Interestingly, neither redistricting nor the new primary system has resulted in more competitive races in our region. Democratic legislative incumbents, led by longtime Congresswoman Anna G. Eshoo, face relatively weak and minimally-funded opponents. The only race that comes close to offering voters a choice between two qualified candidates is for the State Senate seat being vacated by Joe Simitian, where Assemblyman Jerry Hill faces former Assemblywoman Sally Leiber, both Democrats.
Given the mess in both Washington and Sacramento, it is ironic that Republicans have not put forth credible candidates, although our local districts are so heavily Democratic as to make Republican chances almost nil.
Previously published editorials can be found at www.PaloAltoOnline.com. Here is a summary of our recommendations:
Jerry Hill for state Senate
In a race that will almost certainly be repeated in the fall, Assembly member Jerry Hill, who has been representing the northern portion of San Mateo County, is our pick to replace Joe Simitian. Hill and Leiber are both solid, smart Democrats with independent streaks. The two have similar positions on most issues and either would provide outstanding representation for our area, but we prefer Hill's background as a business person and his track record as a collaborative legislator willing and able to reach across the aisle and try to find compromise.
Rich Gordon for state Assembly
Three inexperienced contenders are challenging incumbent Rich Gordon in this race, and in our view, none is qualified to sit in the state legislature. Gordon brings long experience to his quest for a second term, after serving 13 years on the San Mateo County Board of Supervisors and one term in the Assembly. In his freshman term, Gordon has seen 15 of the 19 bills he sponsored signed into law, an enviable record for any legislator, regardless of experience.
Joe Simitian for Board of Supervisors
After serving in virtually every public office available short of state-wide office, termed-out state Senator Joe Simitian is running to regain the seat on the Board of Supervisors that he gave up years ago. In Simitian's perfect world, he would be sliding into the Congressional seat held by Anna Eshoo, but she has given no indication that she is any hurry to retire, blocking Simitian's ambitions for now. In the meantime, he will put his lengthy legislative experience to work, saying he is ready to work on health care reform and helping the county as it takes on more responsibility for housing adult and juvenile offenders due to state budget cuts.
Colin, Sevely for Superior Court
Editor's Note: The Palo Alto Weekly initially endorsed Steven Pogue instead of Cynthia Sevely, but rescinded the endorsement on May 25 after learning that Pogue had been a financial backer of Prop. 8, the measure changing the California constitution to ban gay marriage. See May 25 story explaining the rescission at http://www.paloaltoonline.com/news/show_story.php?id=25528 Paul Colin, Chris Cobey and Alex Cerul are vying for the seat held by retiring Judge Jerome E. Brock, while Cynthia A. Sevely and Steven R. Pogue are seeking to replace Neal A. Cabrinha, who is also retiring.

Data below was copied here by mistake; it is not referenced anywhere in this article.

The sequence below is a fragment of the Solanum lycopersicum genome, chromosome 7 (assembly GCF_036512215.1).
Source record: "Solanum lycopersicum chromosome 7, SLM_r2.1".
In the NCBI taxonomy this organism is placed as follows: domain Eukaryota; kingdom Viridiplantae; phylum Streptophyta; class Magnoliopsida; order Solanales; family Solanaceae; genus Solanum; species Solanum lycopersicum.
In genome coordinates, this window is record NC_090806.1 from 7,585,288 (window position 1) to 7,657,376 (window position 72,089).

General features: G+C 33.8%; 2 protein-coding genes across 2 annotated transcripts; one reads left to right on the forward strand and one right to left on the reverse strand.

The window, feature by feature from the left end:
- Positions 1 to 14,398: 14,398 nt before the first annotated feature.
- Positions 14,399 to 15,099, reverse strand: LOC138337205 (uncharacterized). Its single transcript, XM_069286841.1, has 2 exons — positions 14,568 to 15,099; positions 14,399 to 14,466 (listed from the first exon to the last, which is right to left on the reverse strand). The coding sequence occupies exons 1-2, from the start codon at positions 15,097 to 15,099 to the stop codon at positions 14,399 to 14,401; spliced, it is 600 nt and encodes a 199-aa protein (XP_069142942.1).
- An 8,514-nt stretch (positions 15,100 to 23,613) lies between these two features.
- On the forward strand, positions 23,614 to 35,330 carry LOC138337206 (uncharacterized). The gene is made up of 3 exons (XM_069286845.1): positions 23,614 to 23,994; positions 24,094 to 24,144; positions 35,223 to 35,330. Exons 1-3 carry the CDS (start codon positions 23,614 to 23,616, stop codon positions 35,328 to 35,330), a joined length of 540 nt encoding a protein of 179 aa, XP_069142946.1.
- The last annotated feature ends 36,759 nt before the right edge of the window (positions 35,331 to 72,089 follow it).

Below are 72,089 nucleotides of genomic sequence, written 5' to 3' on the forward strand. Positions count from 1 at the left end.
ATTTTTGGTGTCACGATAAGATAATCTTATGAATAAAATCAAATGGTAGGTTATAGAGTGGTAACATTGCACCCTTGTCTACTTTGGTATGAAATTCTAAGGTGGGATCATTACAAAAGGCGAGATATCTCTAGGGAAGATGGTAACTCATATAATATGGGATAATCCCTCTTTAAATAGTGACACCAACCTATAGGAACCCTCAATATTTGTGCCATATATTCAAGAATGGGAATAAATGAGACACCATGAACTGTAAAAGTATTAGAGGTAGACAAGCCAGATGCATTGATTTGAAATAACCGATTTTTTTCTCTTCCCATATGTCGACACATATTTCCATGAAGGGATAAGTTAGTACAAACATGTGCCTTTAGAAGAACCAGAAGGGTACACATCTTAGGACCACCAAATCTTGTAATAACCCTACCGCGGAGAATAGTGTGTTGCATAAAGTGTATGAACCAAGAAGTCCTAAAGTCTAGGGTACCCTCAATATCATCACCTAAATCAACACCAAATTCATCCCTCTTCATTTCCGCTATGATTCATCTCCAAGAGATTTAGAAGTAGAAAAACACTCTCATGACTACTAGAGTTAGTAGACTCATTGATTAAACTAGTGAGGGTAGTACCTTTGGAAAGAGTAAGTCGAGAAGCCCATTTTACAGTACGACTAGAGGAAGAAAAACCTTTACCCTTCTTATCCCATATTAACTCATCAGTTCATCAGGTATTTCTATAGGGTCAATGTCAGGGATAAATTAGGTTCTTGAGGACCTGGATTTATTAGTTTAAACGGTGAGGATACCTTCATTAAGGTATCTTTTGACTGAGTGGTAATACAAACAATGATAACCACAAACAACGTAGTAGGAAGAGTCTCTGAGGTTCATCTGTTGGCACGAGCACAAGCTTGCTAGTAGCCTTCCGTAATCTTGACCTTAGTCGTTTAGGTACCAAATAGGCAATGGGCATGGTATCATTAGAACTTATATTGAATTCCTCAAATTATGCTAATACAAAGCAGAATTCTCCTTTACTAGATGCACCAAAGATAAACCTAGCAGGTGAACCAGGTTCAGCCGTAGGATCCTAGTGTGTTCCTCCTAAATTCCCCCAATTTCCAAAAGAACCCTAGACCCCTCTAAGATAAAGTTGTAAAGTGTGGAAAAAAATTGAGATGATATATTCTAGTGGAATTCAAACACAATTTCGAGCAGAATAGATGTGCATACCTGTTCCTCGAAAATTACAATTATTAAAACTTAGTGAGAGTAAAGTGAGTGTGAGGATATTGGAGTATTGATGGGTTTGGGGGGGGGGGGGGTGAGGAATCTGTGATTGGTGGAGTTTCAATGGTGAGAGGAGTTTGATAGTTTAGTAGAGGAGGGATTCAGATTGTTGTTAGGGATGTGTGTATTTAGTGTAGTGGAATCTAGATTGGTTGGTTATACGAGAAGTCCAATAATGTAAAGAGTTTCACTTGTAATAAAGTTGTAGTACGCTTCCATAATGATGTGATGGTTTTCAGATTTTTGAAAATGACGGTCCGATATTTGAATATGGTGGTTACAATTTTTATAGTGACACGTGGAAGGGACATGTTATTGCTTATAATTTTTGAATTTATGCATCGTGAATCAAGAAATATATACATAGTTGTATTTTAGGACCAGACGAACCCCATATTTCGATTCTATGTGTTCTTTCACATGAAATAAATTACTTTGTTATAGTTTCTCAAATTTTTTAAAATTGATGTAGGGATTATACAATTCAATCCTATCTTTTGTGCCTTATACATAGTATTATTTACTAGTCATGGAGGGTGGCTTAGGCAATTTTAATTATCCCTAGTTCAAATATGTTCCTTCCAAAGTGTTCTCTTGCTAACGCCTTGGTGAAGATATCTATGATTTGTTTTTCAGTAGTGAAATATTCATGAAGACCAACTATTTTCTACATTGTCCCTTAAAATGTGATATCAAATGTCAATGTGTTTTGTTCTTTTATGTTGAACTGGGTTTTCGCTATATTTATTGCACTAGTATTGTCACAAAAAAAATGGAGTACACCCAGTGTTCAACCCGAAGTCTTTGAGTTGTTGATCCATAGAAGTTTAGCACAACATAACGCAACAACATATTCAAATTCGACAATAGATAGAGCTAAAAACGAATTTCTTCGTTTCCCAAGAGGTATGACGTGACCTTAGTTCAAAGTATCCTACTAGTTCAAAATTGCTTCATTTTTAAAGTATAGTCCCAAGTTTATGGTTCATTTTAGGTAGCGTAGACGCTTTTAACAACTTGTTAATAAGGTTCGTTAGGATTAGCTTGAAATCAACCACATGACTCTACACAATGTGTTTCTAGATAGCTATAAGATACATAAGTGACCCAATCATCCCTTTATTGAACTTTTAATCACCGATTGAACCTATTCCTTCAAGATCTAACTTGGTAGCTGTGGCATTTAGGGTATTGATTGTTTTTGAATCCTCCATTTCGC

For Judge Brock's seat, we find Paul Colin and Chris Cobey equally qualified but believe Colin's solid experience and reputation as a deputy district attorney edges out Cobey's many years at a large business firm. Colin has prosecuted a wide range of criminal cases, including sexual assault, sexual predators, drug dealing, and many others. Law is Colin's third career, after stints in bookkeeping and high-tech before graduating from Northeastern University School of Law in Boston in 1992.
In the race for the second judgeship, our choice is Steve Pogue, a general-practice attorney who graduated from San Jose State and Lincoln University Law School in San Jose. Many of Pogue's clients are immigrants, and we believe Pogue would bring a unique background to the court as well as a sensitivity to the average citizen that we find refreshing. His opponent, Cynthia Sevely, is a deputy district attorney and an experienced prosecutor, but we were less impressed with her judicial temperament during our interview.
Yes on county Measure A
When the Board of Supervisors decided in 2010 to give the Sheriff control over most of the county's jails some, including Supervisor Liz Kniss, believed the move violated the county charter and needed a public vote.
So after two years of operating the jails without voter approval, a lawsuit has forced the Supervisors to put the issue to the voters May 5. If approved, as expected, Measure A will reaffirm the 2010 restructuring and give supervisors the ability to change oversight of the jails in the future.
Supervisors say with the Sheriff in charge, the county is saving $7 million a year. We don't see a downside here and urge voters to vote yes on Measure A.